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I have a project that I started a long time ago and licensed under GPLv3.

It uses an implementation of a particular algorithm, where the implementation is licensed under GPLv2.

The algorithm is the Fast Fourier Transform (FFT), in particular the Radix-2 Decimation-In-Time. The implementation is from MEAPsoft.

GPLv2 is not compatible with GPLv3, so I wish to get rid of the GPLv2 somehow so I can release the whole project under GPLv3 as I originally intended to.

Does the GPLv2 actually apply for this usage? And, if so, is there some way I can get rid of it?


There's another copyright header later down in the code, I didn't think to include it before since it points nowhere and doesn't specify a license but perhaps the original original FFT implementation/specification can be dug up.

fft.c
Douglas L. Jones 
University of Illinois at Urbana-Champaign 
January 19, 1992 
http://cnx.rice.edu/content/m12016/latest/

(the link doesn't work)

This would suggest that this Java version is adapted from an earlier C implementation, which might have used a different license.


I'm no expert, but I see two conflicting ways to view this:

  • Algorithms are not owned by anyone, therefore I should not be restricted even if the implementation I am using is based on a GPLv2 licensed one.
  • The GPLv2 infects any derivative works, and since I have nothing else to base an implementation on, any implementation of the algorithm I make is automatically a derivative work of the original, and under GPLv2.

If more details might be needed, here's the relevant bits of the timeline:

  • My project goes on GitHub, released under GPLv3.
  • The entire Radix-2 DIT FFT implementation is brought into the project.
  • I add some API on top of the FFT.
  • I add some tests and benchmarks for the FFT.
  • Rewrites happen across several git commits. Unneeded sections are removed. Input checks are added. The algorithm is further optimized. All parts are documented. License header is kept.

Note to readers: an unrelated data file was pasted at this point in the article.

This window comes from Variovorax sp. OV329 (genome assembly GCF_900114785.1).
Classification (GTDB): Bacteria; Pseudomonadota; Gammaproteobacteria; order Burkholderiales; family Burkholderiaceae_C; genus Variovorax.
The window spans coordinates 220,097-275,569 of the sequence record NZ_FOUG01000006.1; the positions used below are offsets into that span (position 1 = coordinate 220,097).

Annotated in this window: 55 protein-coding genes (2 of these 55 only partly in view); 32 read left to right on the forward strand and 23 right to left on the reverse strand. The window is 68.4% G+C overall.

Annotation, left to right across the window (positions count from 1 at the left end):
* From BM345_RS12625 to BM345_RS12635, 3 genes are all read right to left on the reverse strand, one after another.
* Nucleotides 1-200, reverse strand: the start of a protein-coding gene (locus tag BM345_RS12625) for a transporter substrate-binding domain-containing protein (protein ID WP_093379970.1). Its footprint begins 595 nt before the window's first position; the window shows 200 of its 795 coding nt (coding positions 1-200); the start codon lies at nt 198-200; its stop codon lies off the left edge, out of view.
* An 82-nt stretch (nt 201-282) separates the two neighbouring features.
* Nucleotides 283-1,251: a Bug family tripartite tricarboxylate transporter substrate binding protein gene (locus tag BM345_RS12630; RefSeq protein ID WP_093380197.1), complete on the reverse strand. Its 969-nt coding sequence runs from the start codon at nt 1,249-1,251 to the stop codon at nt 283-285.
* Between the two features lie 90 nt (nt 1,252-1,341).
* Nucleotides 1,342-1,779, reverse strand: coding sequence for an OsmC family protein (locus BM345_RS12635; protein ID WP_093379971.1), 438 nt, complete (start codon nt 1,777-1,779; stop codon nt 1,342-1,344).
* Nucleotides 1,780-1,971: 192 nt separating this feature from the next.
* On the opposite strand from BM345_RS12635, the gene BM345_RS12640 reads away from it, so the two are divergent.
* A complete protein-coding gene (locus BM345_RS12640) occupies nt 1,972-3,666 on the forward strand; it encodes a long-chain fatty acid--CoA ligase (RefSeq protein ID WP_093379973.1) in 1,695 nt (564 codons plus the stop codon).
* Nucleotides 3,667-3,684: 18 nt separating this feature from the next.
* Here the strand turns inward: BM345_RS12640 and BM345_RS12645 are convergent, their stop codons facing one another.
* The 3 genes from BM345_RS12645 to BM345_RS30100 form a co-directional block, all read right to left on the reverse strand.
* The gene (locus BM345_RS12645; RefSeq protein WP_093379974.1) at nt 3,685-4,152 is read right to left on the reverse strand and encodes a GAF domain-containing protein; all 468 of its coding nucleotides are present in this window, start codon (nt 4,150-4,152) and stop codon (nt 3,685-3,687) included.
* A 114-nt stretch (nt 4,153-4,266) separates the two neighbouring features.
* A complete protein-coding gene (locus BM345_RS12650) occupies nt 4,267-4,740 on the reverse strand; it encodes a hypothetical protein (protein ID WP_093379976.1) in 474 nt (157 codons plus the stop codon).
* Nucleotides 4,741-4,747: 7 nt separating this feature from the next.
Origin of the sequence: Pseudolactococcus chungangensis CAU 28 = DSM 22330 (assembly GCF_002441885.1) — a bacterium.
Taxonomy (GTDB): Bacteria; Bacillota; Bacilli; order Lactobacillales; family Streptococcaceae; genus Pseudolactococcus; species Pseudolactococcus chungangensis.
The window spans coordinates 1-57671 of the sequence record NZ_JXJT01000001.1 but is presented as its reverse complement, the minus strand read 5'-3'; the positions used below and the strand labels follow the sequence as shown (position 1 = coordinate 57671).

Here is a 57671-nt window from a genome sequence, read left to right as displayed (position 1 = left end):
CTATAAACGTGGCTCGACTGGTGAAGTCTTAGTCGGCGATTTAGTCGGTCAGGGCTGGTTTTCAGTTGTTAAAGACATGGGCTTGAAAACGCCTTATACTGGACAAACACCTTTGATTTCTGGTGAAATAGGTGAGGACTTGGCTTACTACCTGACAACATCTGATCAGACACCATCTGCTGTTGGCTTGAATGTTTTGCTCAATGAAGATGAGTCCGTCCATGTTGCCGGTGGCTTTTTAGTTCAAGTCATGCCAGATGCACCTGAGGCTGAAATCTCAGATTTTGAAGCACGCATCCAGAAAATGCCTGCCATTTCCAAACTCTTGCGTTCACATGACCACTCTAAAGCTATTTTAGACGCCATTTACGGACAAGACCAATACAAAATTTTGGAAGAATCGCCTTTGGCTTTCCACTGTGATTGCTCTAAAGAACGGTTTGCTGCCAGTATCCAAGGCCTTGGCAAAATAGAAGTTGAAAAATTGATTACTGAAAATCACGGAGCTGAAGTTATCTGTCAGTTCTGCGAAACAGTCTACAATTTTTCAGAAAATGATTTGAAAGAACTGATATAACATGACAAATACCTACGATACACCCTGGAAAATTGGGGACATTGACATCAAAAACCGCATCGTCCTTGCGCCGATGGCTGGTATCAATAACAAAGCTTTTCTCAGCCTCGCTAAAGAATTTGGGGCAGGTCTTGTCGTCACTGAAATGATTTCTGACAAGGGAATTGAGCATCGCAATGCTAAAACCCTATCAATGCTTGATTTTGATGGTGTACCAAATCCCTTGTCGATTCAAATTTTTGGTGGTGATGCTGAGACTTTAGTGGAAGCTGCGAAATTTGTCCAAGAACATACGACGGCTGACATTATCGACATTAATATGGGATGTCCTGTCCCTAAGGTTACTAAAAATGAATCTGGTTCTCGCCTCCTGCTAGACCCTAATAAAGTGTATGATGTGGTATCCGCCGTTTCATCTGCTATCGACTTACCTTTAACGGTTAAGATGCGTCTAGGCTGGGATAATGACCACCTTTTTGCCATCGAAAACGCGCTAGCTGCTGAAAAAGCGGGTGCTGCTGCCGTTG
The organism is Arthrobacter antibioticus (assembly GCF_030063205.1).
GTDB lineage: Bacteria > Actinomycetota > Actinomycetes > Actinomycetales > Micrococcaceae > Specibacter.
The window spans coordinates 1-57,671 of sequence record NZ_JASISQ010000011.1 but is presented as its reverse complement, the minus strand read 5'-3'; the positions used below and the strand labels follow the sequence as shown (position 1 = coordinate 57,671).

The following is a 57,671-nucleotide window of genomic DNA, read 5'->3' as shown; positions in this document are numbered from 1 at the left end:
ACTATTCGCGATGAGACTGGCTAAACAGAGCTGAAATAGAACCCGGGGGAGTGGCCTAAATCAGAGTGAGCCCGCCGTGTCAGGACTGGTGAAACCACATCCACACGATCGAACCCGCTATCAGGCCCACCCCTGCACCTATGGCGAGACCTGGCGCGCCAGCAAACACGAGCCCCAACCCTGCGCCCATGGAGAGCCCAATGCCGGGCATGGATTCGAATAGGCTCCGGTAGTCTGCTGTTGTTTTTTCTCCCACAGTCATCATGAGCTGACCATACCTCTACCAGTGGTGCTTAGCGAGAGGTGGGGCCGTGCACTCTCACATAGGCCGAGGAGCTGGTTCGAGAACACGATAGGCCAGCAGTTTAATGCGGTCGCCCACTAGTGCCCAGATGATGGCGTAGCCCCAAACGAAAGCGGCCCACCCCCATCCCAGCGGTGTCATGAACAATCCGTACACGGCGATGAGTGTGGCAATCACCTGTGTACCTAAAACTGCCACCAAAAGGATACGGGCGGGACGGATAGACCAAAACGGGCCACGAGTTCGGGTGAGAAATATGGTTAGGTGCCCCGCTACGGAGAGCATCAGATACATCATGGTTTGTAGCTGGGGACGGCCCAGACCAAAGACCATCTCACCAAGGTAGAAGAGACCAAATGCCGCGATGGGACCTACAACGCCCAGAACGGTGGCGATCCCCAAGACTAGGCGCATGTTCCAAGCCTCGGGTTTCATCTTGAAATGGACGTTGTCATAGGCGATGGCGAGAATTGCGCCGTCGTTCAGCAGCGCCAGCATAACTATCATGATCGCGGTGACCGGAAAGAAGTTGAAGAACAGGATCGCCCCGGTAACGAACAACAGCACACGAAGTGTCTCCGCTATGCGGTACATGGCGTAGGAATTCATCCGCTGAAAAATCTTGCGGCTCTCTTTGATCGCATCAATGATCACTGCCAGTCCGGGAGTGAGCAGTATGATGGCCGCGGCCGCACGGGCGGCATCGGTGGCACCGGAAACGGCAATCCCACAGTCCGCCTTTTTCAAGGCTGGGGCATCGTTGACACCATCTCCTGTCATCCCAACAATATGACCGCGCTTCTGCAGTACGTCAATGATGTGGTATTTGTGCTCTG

I originally asked this somewhere else, before knowing about this stackexchange. So I ask here now.

  • 1
    "GPLv2 is not compatible with GPLv3, so I wish to get rid of the GPLv2 somehow" - Does the license include the upgrade option, e.g. "or (at your option) any later version" language? – Brandin Aug 17 '18 at 7:01
  • I see a .c version here: bohr.wlu.ca/hfan/cp467/examples/fft.c The MEAPSoft version that you linked to copies a version of this, but apparently the version they copied has a different license from Douglas Jones ("Permission to copy and use this program is granted as long as this header is included."). The first .c version is licensed under Creative Commons Attribution, which implies more obligations and not compatible with GPLv3. One possible solution is to copy only the fft.c function from Douglas Jones that uses the more permissive license. Then it would be compatible with GPLv3. – Brandin Aug 20 '18 at 7:56
  • So there does exist some version of the original under a permissive license, but we don't have a working link to it. Would it be a problem that I'm unable to link back to the source? Or is it enough that the header is there, even though the link doesn't work? – EPICI Aug 20 '18 at 21:57
  • The license header says only that the header be included. Generally open source licenses do not require "hyperlinks." If they did, it means that you would have to stop using the software as soon as that site stopped being maintained and supported. – Brandin Aug 21 '18 at 5:30
  • Seems like the page was last available in 2005: web.archive.org/web/20051204125313/http://cnx.rice.edu:80/… From that page apparently the page itself is licensed under Creative Commons but I interpret the code itself to be under a more permissive license ("as long as this header is included"). – Brandin Aug 21 '18 at 9:22